1 / 55

# 1-1 Overview 1- 2 Types of Data 1- 3 Random Sampling 1- 4 Design of Experiments - PowerPoint PPT Presentation

1-1 Overview 1- 2 Types of Data 1- 3 Random Sampling 1- 4 Design of Experiments 1- 5 Abuses of Statistics. Chapter 1 Introduction to Statistics. Statistics (Definition)

I am the owner, or an agent authorized to act on behalf of the owner, of the copyrighted work described.

## PowerPoint Slideshow about ' 1-1 Overview 1- 2 Types of Data 1- 3 Random Sampling 1- 4 Design of Experiments' - steel-stokes

Download Policy: Content on the Website is provided to you AS IS for your information and personal use and may not be sold / licensed / shared on other websites without getting consent from its author.While downloading, if for some reason you are not able to download a presentation, the publisher may have deleted the file from their server.

- - - - - - - - - - - - - - - - - - - - - - - - - - E N D - - - - - - - - - - - - - - - - - - - - - - - - - -
Presentation Transcript

1- 2 Types of Data

1- 3 Random Sampling

1- 4 Design of Experiments

1- 5 Abuses of Statistics

Chapter 1

Introduction to Statistics

Statistics (Definition)

A collection of methods for planning experiments, obtaining data, and then organizing, summarizing, presenting, analyzing, interpreting, and drawing conclusions based on the data

1-1 Overview

The complete collection of all data to be studied.

Census

The collection of data from every member of the population.

Sample

The collection of data from a subset of the population.

Definitions

Identify the population and sample in the study

A quality-control manager randomly selects 50 bottles of Coca-Cola to assess the calibration of the filing machine.

Example

Broken into 2 areas

Descriptive Statistics

Inferencial Statistics

Definitions

Describes data usually through the use of graphs, charts and pictures. Simple calculations like mean, range, mode, etc., may also be used.

Inferencial Statistics

Uses sample data to make inferences (draw

Definitions

Test Question

Variables

Quantitative Data vs. Qualitative Data

Nominal Data vs. Ordinal Data

Discrete Data vs. Continuous Data

Univariate Data vs. Bivariate Data

1-2 Types of Data

a numerical measurement describing some characteristic of a population

Definitions

population

parameter

statistic

Definitions

• Statistic

• a numerical measurement describing some characteristic of a sample

• Parameter

• 51% of the entire population of the US is Female

• Statistic

• Based on a sample from the US population is was determined that 35% consider themselves overweight.

characteristics of the individuals (data) being measured or observed

represented as a symbol (x, Y, s, σ, µ, etc.).

Definitions

We further describe variables by distinguishing between Qualitative and Quantitative data (variables)

Definitions

Qualitative

Variables

Quantitative

• Quantitative data

• Numbers representing counts or measurements

• Qualitative (or categorical or attribute) data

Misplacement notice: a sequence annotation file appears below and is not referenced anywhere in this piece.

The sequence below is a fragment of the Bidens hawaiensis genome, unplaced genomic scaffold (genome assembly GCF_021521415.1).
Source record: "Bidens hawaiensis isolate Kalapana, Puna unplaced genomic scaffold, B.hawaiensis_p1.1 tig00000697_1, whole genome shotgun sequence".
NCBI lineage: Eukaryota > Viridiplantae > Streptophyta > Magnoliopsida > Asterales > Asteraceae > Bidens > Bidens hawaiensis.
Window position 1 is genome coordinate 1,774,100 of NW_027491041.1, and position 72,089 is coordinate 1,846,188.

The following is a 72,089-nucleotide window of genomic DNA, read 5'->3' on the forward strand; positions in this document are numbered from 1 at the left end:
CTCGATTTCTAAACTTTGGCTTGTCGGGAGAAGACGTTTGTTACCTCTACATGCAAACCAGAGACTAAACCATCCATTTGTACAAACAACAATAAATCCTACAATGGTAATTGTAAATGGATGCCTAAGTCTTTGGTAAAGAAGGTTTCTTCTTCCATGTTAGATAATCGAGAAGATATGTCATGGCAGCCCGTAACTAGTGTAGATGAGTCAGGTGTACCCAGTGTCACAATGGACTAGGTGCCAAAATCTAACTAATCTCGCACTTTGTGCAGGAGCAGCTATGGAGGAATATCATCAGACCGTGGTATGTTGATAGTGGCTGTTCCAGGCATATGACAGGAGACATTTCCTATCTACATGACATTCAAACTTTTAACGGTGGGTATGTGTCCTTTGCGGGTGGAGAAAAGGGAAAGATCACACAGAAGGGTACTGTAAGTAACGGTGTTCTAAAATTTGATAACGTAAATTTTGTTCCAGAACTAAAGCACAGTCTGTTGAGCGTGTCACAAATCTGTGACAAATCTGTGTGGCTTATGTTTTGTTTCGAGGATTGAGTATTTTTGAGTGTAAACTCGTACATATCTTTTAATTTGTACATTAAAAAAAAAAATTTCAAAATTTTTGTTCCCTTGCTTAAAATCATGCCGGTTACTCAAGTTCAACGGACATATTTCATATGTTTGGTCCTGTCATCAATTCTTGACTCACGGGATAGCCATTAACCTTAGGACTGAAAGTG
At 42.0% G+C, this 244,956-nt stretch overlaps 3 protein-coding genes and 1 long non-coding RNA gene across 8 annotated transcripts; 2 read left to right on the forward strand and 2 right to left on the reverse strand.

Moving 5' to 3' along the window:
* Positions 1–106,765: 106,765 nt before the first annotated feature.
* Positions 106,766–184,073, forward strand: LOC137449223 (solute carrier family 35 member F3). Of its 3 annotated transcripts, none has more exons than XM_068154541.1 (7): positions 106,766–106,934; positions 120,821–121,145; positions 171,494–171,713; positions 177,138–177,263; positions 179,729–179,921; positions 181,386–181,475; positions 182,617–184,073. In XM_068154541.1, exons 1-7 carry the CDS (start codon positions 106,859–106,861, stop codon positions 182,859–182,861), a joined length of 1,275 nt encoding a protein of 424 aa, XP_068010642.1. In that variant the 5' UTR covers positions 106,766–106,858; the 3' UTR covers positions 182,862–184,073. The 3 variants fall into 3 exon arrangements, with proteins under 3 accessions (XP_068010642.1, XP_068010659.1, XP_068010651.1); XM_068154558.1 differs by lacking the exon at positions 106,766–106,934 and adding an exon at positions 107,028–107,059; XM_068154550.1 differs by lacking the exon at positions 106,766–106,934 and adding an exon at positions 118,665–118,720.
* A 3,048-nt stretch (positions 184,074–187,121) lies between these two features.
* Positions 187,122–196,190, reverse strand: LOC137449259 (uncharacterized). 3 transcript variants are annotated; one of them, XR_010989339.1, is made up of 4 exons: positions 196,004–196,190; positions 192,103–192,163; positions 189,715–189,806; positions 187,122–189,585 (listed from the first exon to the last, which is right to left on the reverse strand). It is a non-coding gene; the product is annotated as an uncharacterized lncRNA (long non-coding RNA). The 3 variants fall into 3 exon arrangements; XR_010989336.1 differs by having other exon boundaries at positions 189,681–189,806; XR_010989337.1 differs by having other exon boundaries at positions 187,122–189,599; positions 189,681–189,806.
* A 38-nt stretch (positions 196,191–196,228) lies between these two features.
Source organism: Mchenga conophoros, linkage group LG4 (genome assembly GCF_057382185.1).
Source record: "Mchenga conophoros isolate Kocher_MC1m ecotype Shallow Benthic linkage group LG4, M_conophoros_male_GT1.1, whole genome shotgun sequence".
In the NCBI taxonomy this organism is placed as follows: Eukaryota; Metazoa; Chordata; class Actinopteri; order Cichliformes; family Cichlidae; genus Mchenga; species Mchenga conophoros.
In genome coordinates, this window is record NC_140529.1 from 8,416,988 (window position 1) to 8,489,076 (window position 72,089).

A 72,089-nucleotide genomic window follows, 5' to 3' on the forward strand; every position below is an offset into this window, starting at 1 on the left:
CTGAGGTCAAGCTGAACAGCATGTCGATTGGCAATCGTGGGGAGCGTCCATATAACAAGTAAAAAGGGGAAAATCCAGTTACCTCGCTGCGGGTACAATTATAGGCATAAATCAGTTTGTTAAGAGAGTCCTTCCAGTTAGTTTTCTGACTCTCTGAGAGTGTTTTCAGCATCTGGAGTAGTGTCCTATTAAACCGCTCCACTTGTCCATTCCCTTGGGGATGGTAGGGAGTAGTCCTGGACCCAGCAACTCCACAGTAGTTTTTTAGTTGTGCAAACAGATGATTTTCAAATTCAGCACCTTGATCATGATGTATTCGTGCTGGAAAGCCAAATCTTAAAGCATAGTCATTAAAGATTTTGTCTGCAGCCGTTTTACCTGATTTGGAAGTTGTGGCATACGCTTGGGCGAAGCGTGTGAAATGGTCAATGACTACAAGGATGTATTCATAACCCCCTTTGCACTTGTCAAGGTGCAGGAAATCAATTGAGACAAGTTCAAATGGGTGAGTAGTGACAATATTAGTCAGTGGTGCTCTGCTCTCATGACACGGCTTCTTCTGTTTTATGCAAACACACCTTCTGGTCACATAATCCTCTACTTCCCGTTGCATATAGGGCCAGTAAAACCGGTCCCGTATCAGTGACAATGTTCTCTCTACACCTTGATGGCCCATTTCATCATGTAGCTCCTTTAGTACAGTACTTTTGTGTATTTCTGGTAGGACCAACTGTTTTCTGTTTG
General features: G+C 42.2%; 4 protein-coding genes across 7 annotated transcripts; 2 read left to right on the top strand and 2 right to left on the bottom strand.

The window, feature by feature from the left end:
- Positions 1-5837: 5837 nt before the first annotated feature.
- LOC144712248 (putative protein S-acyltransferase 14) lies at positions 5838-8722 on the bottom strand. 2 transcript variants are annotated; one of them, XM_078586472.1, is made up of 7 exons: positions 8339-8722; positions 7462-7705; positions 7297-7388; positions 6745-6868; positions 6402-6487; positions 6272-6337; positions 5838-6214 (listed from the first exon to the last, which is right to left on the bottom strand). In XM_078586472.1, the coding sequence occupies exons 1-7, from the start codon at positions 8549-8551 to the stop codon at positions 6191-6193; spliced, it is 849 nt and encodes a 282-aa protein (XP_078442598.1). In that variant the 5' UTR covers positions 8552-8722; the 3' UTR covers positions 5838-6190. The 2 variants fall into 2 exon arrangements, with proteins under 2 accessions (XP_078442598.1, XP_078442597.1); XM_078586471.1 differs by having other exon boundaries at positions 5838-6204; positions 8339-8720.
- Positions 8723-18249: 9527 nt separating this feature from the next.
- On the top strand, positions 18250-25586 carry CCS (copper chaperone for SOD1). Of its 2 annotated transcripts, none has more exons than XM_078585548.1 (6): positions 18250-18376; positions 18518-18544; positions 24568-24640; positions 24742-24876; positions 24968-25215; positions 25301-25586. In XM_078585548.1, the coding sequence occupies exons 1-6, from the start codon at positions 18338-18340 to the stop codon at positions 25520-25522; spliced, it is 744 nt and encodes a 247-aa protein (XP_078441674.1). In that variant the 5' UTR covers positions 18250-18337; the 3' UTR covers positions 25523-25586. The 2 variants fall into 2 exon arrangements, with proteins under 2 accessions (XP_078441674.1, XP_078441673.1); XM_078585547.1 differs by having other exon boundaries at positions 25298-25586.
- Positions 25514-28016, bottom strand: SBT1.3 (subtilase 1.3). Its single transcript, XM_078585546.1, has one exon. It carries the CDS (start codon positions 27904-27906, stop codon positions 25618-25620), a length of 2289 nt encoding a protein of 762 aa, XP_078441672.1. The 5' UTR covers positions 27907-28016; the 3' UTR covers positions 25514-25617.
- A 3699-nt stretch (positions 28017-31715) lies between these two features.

• Can be separated into different categories that are distinguished by some nonnumeric characteristics

• Quantitative data

• x = The number of FLC students with blue eyes

• Qualitative (or categorical or attribute) data

• y = The eye color of FLC students

Quiz Question

• Of the adult U.S. population, 36% has an allergy. A sample of 1200 randomly selected adults resulted in 33.2% reporting an allergy.

• 1. Describe the variable and give its type

• 2. Describe the population

• 3. Describe the sample

• 4. What is the value of the parameter?

• 5. What is the value of the statistic?

• 6. Which statement is descriptive in nature?

• 7. Which statement is inferential in nature?

We further describe qualitative data by distinguishing between Nominal and Ordinal data

Definitions

Nominal

Qualitative Data

Ordinal

Nominal data are categorical data where the order of the categories is arbitrary

Example: race/ethnicity has values 1=White, 2=Hispanic, 3=American Indian, 4=Black, 5=Other. Note that the order of the categories is arbitrary.

Ordinal

Ordinal data are categorical data where there is a logical ordering to the categories

Example: scale that you see on many surveys: 1=Strongly disagree; 2=Disagree; 3=Neutral; 4=Agree; 5=Strongly agree.

Definitions

We further describe quantitative data by distinguishing between discrete and continuous data

Definitions

Discrete

Quantitative Data

Continuous

data result when the number of possible values is either a finite number or a ‘countable’ number of possible values

0, 1, 2, 3, . . .

Continuous

(numerical) data result from infinitely many possible values that correspond to some continuous scale or interval that covers a range of values without gaps, interruptions, or jumps

Definitions

2

3

The number of eggs that hens lay; for example, 3 eggs a day.

Continuous

The amounts of milk that cows produce; for example, 2.343115 gallons a day.

Examples

Involves the use of one variable (X)

Does not deal with causes and relationship

Bivariate Data

Involves the use of two variables (X and Y)

Deals with causes and relationships

Definitions

How many first year students attend FLC?

Bivariate Data

Is there a relationship (association) between then number of females in Computer Programming and their scores in Mathematics?

Example

1. Center: A representative or average value that indicates where the middle of the data set is located

2. Variation: A measure of the amount that the values vary among themselves or how data is dispersed

3. Distribution: The nature or shape of the distribution of data (such as bell-shaped, uniform, or skewed)

4. Outliers: Sample values that lie very far away from the vast majority of other sample values

5. Time: Changing characteristics of the data over time

Important Characteristics of Data

Almost all fields of study benefit from the application  of statistical methods

Sociology, Genetics, Insurance, Biology, Polling, Retirement Planning, automobile fatality rates, and many more too numerous to mention.

Uses of Statistics

1- 3  of statistical methodsDesign of Experiments

Identify your objective  of statistical methods

Collect sample data

Use a random procedure that avoids bias

Analyze the data and form conclusions

Designing an Experiment

Definition  of statistical methods

• Observational Study